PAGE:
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TRULY A RECORD: New party appears to have conflicting goals
KNOWN for the dubious distinction of having the most political parties, Sabah is poised to continue keeping that record for some time.
A new political entity called Parti Kebenaran Sabah (Kebenaran) was registered recently, bringing the number of Sabah-based political parties to eight.
Founded by several unknown individuals, Kebenaran is basically a Suluk-based party by virtue of the fact that it is led by one Bentan Alamin, 31, who is also president of the newly-registered United Suluk Community Organisation (Usco).
Just what is the objective of setting up the new party is anybody's guess. What is more interesting is that, just a few days after its formation, the party pledged its support to the ruling Barisan Nasional.
And to make things even more intriguing, Kebenaran, despite having declared its support for the Barisan Nasional, had announced that it is planning to contest in the 13th general election, widely expected to be held soon.
Bentan was reported to have said that he wanted his members to support other parties, not discredit them, and that Kebenaran's goal is to support the BN.
I don't mean to be disrespectful or question the "intelligence" of its leaders, but it appears the party is undecided what course it should take.
Except to add meaning to the saying "the more the merrier", many do not see Kebenaran making an impact, and think it will probably eventually die a natural death.
Such a verdict on the newly formed party may sound presumptuous, but then again, just look at what happened to United Pasok Momogun Organisation (Pasok).
The party had contested in every election since the early 70s, only to see its candidates faring miserably. It was deregistered about two years ago after a futile existence for more than three decades. Until its deregistration, Pasok was the oldest party in the state.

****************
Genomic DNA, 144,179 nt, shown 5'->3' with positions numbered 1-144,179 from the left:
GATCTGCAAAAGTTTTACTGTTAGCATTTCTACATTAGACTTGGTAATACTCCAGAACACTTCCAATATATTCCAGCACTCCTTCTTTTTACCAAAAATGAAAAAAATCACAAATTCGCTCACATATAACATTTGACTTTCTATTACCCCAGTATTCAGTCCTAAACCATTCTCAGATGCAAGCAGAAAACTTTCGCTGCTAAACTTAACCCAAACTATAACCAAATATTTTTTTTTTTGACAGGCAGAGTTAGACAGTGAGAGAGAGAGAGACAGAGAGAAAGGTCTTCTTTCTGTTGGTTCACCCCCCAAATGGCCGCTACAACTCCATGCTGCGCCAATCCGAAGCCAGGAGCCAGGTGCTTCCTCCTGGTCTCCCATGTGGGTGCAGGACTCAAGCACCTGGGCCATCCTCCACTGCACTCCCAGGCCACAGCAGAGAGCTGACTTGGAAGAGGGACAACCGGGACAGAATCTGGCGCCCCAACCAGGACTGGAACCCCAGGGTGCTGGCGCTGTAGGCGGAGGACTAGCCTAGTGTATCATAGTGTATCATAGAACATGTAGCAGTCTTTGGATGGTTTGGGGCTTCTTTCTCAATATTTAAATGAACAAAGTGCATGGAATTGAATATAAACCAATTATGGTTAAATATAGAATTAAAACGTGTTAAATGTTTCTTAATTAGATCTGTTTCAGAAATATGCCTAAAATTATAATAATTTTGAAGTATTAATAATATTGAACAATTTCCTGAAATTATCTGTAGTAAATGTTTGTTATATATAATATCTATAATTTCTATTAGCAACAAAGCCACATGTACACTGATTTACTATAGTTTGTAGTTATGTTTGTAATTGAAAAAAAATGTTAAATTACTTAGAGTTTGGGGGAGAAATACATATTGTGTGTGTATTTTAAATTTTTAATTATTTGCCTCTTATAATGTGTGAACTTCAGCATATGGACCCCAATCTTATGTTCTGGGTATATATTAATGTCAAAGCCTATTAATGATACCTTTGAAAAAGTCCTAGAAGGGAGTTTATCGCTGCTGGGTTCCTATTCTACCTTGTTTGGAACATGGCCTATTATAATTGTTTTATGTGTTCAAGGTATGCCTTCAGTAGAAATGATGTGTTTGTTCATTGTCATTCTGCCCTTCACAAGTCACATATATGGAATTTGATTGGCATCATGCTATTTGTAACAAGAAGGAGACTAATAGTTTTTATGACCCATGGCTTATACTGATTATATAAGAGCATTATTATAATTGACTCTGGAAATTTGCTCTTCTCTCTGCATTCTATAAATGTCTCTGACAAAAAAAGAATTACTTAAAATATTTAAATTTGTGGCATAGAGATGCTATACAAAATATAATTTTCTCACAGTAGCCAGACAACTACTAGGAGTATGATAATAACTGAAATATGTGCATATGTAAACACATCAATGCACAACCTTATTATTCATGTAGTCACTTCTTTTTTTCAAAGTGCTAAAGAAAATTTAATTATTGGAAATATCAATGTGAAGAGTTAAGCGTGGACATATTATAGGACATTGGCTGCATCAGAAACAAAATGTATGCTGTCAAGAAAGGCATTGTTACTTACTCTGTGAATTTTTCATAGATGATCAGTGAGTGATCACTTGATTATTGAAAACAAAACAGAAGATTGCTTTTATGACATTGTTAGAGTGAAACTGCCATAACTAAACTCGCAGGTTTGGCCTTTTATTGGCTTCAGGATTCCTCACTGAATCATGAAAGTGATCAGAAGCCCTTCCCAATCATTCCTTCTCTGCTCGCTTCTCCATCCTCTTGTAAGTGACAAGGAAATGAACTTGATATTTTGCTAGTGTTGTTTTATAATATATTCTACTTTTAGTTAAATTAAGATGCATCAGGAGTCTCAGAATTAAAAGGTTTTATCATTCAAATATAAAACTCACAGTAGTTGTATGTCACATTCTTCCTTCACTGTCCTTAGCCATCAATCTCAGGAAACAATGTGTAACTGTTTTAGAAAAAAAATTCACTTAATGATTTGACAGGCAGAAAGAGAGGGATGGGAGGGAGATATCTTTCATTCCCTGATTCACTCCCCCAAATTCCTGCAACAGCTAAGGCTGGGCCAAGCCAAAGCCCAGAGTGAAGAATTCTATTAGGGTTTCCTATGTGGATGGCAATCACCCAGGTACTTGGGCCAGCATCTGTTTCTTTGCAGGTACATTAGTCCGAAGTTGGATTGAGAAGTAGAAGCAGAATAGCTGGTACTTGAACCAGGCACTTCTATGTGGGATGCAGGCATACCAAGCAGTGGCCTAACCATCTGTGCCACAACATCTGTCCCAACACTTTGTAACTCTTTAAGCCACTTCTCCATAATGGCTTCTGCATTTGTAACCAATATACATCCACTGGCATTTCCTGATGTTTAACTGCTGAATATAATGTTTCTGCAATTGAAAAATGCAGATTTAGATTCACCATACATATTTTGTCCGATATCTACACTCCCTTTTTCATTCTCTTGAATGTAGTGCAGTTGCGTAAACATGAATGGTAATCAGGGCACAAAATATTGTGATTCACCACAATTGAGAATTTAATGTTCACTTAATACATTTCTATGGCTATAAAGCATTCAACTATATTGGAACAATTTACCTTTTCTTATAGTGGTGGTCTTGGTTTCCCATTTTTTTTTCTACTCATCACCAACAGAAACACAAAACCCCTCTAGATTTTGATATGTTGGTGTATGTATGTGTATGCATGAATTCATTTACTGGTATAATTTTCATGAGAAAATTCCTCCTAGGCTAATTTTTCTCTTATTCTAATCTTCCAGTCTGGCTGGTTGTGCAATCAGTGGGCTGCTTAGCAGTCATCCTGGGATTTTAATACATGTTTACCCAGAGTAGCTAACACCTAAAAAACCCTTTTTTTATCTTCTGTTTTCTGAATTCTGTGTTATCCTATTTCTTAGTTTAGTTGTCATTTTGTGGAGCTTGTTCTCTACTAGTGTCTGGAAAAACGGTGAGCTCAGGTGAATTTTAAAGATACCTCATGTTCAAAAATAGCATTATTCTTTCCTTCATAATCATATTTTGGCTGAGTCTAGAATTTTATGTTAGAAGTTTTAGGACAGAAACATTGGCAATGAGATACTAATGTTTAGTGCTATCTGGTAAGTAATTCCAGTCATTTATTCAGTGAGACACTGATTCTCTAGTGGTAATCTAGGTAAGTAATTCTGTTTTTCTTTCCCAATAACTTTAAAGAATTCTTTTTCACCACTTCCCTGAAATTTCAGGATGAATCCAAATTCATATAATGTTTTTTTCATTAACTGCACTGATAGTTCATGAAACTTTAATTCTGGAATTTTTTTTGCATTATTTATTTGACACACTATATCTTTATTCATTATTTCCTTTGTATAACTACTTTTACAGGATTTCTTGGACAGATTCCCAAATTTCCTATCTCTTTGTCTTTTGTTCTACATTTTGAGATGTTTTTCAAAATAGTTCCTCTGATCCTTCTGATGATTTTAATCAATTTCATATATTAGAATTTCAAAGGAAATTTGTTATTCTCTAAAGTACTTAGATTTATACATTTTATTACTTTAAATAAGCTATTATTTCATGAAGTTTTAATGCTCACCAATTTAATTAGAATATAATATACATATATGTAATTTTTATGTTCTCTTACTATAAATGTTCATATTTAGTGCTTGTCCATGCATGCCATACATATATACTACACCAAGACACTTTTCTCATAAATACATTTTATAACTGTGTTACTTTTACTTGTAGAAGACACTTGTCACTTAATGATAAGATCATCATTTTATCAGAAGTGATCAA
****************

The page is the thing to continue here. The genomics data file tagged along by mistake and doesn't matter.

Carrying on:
Pasok's demise elevated Parti Bersatu Sabah (PBS) as the longest surviving political party in the state.
Besides the Tan Sri Joseph Pairin Kitingan-led PBS, the other Sabah-based political parties are United Pasokmomogun Kadazandusun Murut Organisation (Upko), Liberal Democratic Party (LDP), Parti Bersatu Rakyat Sabah (PBRS), Sabah Progressive Party (Sapp), Sabah People's Front (SPF) and Parti Demokratik Setiahati Kuasa Rakyat Bersatu Sabah (Setia).
The PBS, Upko, LDP and PBRS are part of the ruling BN coalition, while the Sapp, SPF and Setia are in the opposition.
The presence of peninsula-based parties Umno, MCA, Gerakan, MIC, Parti Keadilan Rakyat, DAP and Pas and Sarawak-based State Reform Party (Star) in Sabah have made the state a melting pot for political parties.
As the new party on the block, Kebenaran will have to contend with the more experienced political entities to make its presence felt. It certainly would not want to be just making up the numbers.
Perhaps, it would be wiser for Kebenaran to stick to its pledge of supporting the BN or face the likelihood of a humiliating defeat if it is to field candidates in the coming election.
Based on history, the success or failure of local political parties in Sabah, to a large extent, depended very much on the issues at hand and popularity and standing of the individuals leading it.
One just needs to look at how the now-defunct Parti Berjaya and the PBS unseated the ruling party in Sabah in 1976 and 1985, respectively.
In 1976, the then Parti Berjaya, riding on the issues of rampant corruption and dictatorship, succeeded in toppling the Usno-led state government because it had experienced leaders like Tun Fuad Stephens and Datuk (now Tan Sri) Harris Salleh.
The PBS dethroned Parti Berjaya in 1985 because it had a popular leader in Pairin who capitalised on the alleged erosion of the 20-Point agreement that formed the basis of Sabah joining the federation of Malaysia, among others.
While everyone has the right to form a political party, their fate, including Kebenaran, would be decided by the people.